My passion for wildlife was stimulated in my teenage years, mainly thanks to my Mum (a biology teacher) who made me look at the world differently and being inspired by writers such as Paul Colinvaux. This early interest developed into biological research in my 20s, when I did practical conservation work in places such as the Comores and Mongolia.
Today, any free time I have I spend pottering around the flatlands of East Anglia or escaping to our hut on the Northumberland coast looking for wildlife and castles with my wife and children.
I studied Biological Sciences at Oxford and Conservation at UCL, and worked at Wildlife and Countryside Link before spending five years as Conservation Director at Plantlife.
I joined the RSPB as Head of Government Affairs in 2004, became Head of Sustainable Development in 2006, before becoming Conservation Director in 2011.
As the dust settles after last week’s launch, we’ve had time to consider more closely how the Westminster Government’s proposals for future governance arrangements after we leave the EU, fare against the tests that we set before its release.
You may have seen my initial response which outlined our serious concerns. We need an environment watchdog that can properly hold government and public bodies to account. Fundamental to this are robust and meaningful enforcement powers to bring about real remedy and recourse. That means the ability to apply appropriate sanctions including fines and the power to order environmental restoration. Without this, we’ll have enforcement only in name, and risk ending up with a system with far less bite than that of the European Commission and European Court of Justice: hardly the world-leading protection the Government promised.
This is why I believe that the proposals and options in the Government’s consultation fall seriously short. The Government’s preferred option is that the ultimate penalty the new body could issue would be “advisory notices”. Whilst these notices would request compliance with legislation, they would have no real teeth to compel that compliance and no additional backstop if they are ignored. Essentially, they’re merely a written ticking off.
Gannet by Danny Green (rspb-images.com)
Whilst there are other penalty options put forward in the document, there are no options to fine non-compliance or for the body to initiate or bring about legal proceedings itself. The consultation document repeats the Prime Minister’s promise in January for a “world-leading” watchdog, yet these proposals would not even adequately replace what we have now, let alone lead the world.
There are other concerning parts of the consultation. It aims to bring our important environmental principles into domestic policy, such as the polluter pays and precautionary principles which provide vital underpinning, direction and objectives to our environmental law. But the consultation provides no commitment to enshrine these principles in law. Without this robust, legal underpinning, ensuring consideration of them, they will lose meaning and effectiveness, weakening our environmental law.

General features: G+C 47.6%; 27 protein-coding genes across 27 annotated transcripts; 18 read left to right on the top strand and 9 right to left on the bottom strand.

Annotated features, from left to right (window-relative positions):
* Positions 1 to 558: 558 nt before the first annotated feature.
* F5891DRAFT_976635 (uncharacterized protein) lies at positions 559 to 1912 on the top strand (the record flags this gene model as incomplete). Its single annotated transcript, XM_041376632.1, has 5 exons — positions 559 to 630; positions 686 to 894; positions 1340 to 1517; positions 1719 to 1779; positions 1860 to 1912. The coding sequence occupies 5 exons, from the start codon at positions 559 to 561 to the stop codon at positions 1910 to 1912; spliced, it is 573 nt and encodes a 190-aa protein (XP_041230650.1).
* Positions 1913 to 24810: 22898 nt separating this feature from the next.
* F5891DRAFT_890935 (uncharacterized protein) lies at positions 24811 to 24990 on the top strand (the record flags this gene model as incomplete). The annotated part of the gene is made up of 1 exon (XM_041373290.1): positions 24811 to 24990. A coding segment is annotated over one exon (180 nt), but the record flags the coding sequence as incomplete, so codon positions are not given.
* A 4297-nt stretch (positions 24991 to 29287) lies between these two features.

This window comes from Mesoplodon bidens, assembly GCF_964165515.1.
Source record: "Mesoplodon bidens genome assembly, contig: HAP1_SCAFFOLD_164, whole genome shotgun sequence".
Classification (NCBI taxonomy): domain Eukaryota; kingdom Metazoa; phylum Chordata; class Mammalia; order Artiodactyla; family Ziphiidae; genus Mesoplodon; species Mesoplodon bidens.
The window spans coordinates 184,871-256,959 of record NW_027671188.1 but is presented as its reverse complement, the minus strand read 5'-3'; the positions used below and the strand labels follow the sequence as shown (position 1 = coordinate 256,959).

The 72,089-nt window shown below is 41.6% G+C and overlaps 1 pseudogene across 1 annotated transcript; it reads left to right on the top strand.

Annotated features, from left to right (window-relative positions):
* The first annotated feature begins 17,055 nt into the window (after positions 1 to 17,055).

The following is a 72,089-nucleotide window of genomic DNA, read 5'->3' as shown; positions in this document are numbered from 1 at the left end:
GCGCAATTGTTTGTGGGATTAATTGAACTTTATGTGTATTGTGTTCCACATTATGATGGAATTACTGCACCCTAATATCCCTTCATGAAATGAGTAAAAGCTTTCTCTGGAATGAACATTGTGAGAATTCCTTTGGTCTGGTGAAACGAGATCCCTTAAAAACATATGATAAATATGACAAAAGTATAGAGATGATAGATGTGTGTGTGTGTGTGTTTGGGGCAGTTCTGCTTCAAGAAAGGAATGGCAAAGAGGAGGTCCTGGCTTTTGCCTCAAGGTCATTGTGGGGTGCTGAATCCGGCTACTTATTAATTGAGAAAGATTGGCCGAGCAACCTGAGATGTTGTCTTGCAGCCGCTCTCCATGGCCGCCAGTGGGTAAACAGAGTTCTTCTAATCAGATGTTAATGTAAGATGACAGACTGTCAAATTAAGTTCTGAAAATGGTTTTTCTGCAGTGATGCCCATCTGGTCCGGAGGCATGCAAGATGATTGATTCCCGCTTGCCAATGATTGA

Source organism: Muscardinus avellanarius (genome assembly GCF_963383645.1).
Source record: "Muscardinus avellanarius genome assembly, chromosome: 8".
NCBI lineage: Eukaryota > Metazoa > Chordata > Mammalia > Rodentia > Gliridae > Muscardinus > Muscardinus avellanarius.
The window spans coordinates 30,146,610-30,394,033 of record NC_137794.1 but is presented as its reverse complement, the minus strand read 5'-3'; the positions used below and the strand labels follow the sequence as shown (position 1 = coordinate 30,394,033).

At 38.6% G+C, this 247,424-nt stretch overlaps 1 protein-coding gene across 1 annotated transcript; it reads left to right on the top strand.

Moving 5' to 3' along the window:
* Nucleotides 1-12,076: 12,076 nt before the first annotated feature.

And whilst recent rhetoric about environmental ambitions is laudable, the consultation proposals make no meaningful commitment to the aims and ambitions of the 25 Year Environment Plan. Without that we risk undermining the effectiveness of the Plan and the watchdog’s ability to deliver the ambition found within.
There are some positive parts of the consultation. It commits to a new ‘Environmental Principles and Governance Bill’, with a promise to introduce this before the summer next year. This will ensure that the new watchdog is set up using a robust Parliamentary process so that’s a tick against one of our tests. Likewise, the document outlines that the preferred option is for the body to be independently accountable to Parliament – again this is a plus (although the devil will be in the detail as to how this is set up and funded). And the consultation includes a complaints function for the new body - giving any citizen a vital opportunity to raise complaints about possible breaches of environmental law.
But there is clearly plenty of room for improvement and its now for us to make the case. The consultation asks some genuinely open questions for us to answer. We need to demonstrate the value of our environmental principles in underpinning our environmental law. We must show the real value of a watchdog with proper teeth to ensure that our laws are being properly upheld and followed, with meaningful sanctions if not. And the need for targets in legislation to help reverse declines in our species and habitats and support nature’s recovery.
Only then can the Westminster Government claim to have the “world-leading” watchdog promised by the Prime Minister and repeated in this consultation. Only then do we stand a chance of meeting the Westminster Government’s aims of leaving the environment in a better state than we inherited it.
This is the moment to put in place something that could truly drive change, resulting in a healthier environment for us all. This is the moment to show how much nature matters to us all, and push the Westminster Government to show the world leadership they keep promising us. A failure to do so risks leaving our natural world, and ultimately us, in a much poorer state.
Do you want to be part of making that case, and push to secure a trusted green watchdog that genuinely protects the wildlife you love? We’ll be campaigning for this outcome so sign up here to find out how you can get involved.